The Addams Family (2019) review
"They're creepy and they're kooky, mysterious and spooky. They're all together ooky, The Addams Family". I may be easy to say that most people know The Addams family, first as a comic strip before becoming a television series and even spawning two movies from the nineties, that are both good. So what do we like about them? Even though it's easy to point out a lot of the dark and macabre atmosphere and jokes the family embraces, lives by, and doesn't even care that the rest of the world finds them weird. The real connection is that despite the dark nature, the family is close and love each other in a way a lot of normal families wish they could.
I've liked the idea of keeping the series going and with a new movie going for an animated route, I'll admit that it isn't a bad idea. I know that there was a series back in 1992 (which I haven't seen) but perhaps more spooky elements and monsters and perhaps other Addams members we haven't seen could shine in animation. Though it's a little disappointing that with The Addams Family, it's clearly going for a more kid friendly audience, but I'm still open.
In a really funny introduction, Gomez (played by Oscar Isaac) and Morticia (played by Charlize Theron) are married, chased out of town by angry villagers, and find a home in an abandoned mental asylum where they bring along Fester (played by Nick Kroll), a sentient hand called Thing, and loyal butler Lurch. Cut to some years later where their children Pugsley (played by Finn Wolfhand) and Wednesday (played by Chloë Grace Moretz) are teenagers and have never left the house. The family seems content with their existence, but as most kids do, wonder about the outside world.
Pugsley is getting ready for an Addams tradition called a "Mazurka", which is a rite of passage for every Addams boy. Though he knows how important it is to his dad, he struggles with learning the old traditions. At the same time, Wednesday notices balloons and confetti from the outside world and wants to explore it more, much to the chagrin of her mother. In town, the rest of it has been beatified by reality TV star Margaux Needler (played by Allison Janney) who notices the old mansion not fitting in. As she descends upon the mansion to fix it, the Addams get a glimpse of the normal world.
It's clear that the writers know the Addams work best when their away from home and clashing with the modern world. The Addams Family certainly has funny ideas, but the overall result is simply okay. It's an okay story, okay acting, and even okay animation. I've said before that doing The Addams Family in an animated format has potential, but the final design of all the characters are weird. I'm not sure if that was the intention (and I know the designs are supposed to be close to the original comic), but the bodies are too thin against a lot of the heads.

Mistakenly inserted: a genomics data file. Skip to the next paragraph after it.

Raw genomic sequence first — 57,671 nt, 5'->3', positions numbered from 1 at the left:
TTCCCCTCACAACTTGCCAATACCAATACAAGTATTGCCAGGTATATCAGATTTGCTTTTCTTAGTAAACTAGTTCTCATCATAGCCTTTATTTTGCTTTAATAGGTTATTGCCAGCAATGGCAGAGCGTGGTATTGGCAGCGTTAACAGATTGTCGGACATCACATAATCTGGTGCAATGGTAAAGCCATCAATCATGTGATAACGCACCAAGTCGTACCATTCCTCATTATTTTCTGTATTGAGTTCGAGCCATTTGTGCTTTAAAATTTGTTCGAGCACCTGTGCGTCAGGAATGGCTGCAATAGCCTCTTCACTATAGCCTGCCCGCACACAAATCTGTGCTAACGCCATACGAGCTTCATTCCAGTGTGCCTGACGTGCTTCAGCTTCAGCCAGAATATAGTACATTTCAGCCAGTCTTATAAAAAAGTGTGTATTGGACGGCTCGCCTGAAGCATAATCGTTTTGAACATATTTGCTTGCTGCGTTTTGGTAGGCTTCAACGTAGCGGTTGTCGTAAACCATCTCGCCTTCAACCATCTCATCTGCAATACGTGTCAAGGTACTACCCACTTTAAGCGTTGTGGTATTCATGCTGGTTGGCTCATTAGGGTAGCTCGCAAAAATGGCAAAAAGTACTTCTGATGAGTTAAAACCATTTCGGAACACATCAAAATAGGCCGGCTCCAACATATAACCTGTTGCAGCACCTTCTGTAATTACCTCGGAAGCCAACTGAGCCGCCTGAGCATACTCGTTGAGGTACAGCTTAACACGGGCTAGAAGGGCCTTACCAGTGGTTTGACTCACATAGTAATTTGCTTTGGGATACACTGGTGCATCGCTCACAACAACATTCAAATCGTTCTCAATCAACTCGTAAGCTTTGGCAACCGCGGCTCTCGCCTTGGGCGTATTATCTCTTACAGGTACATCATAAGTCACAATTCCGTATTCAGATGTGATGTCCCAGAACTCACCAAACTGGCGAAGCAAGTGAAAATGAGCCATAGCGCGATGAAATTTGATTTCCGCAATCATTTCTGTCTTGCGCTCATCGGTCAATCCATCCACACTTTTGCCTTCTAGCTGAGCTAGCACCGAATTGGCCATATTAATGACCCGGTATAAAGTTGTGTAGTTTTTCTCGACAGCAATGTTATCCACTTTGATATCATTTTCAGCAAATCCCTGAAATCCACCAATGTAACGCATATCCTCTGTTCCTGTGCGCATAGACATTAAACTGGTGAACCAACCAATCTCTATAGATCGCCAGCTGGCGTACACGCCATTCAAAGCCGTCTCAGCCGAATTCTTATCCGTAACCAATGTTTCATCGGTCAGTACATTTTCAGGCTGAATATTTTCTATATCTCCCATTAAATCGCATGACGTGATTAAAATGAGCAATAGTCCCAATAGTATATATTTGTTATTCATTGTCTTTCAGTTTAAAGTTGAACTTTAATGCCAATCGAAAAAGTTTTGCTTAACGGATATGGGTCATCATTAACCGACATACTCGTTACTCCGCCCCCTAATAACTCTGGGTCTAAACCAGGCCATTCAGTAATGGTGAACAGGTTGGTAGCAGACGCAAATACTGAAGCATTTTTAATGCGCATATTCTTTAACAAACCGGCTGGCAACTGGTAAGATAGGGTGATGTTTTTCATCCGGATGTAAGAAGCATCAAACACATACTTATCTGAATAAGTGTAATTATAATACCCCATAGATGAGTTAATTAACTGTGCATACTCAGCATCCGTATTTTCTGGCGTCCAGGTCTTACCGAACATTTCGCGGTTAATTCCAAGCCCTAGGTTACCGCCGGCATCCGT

The biggest problem however isn’t the design, but rather the story. So the Addams would be chased out of town. Then what? Wouldn't their immortal selves easily overpower them? Would the townspeople even care enough to chase them out? I know the story is going for a social media related mob mass commentary, but the script doesn't know how to balance it out with what everyone else is going though. At least with the live action Addams Family, the villains kept trying to separate them, thus being more of a threat to their world.
Though it's slightly hindered by a PG rating, it still does give us plenty of dark imagry and gives us a neat mansion to look at. In fact, if the story wasn't given enough attention, they at least put in enough jokes to give me some laughs. One of the better parts was that Wednesday was becoming more rebellious by acting…normal. That alone got some good ideas (including a joke about a unicorn I won't give away). I think that the movie needed more focus from the Addams point of view as the final message is fine (even funny from their perspective), but the it's something we've heard a lot before.
I'll give this three Lurchs out of five. At best, this might be a better Addams Family to show to kids, but even then, I would still pick the live action ones over this. At it's best, it's harmless. At it's worst, it's not as creative as it thinks. Take it for what it is, and see if this creepy and kooky story is for you.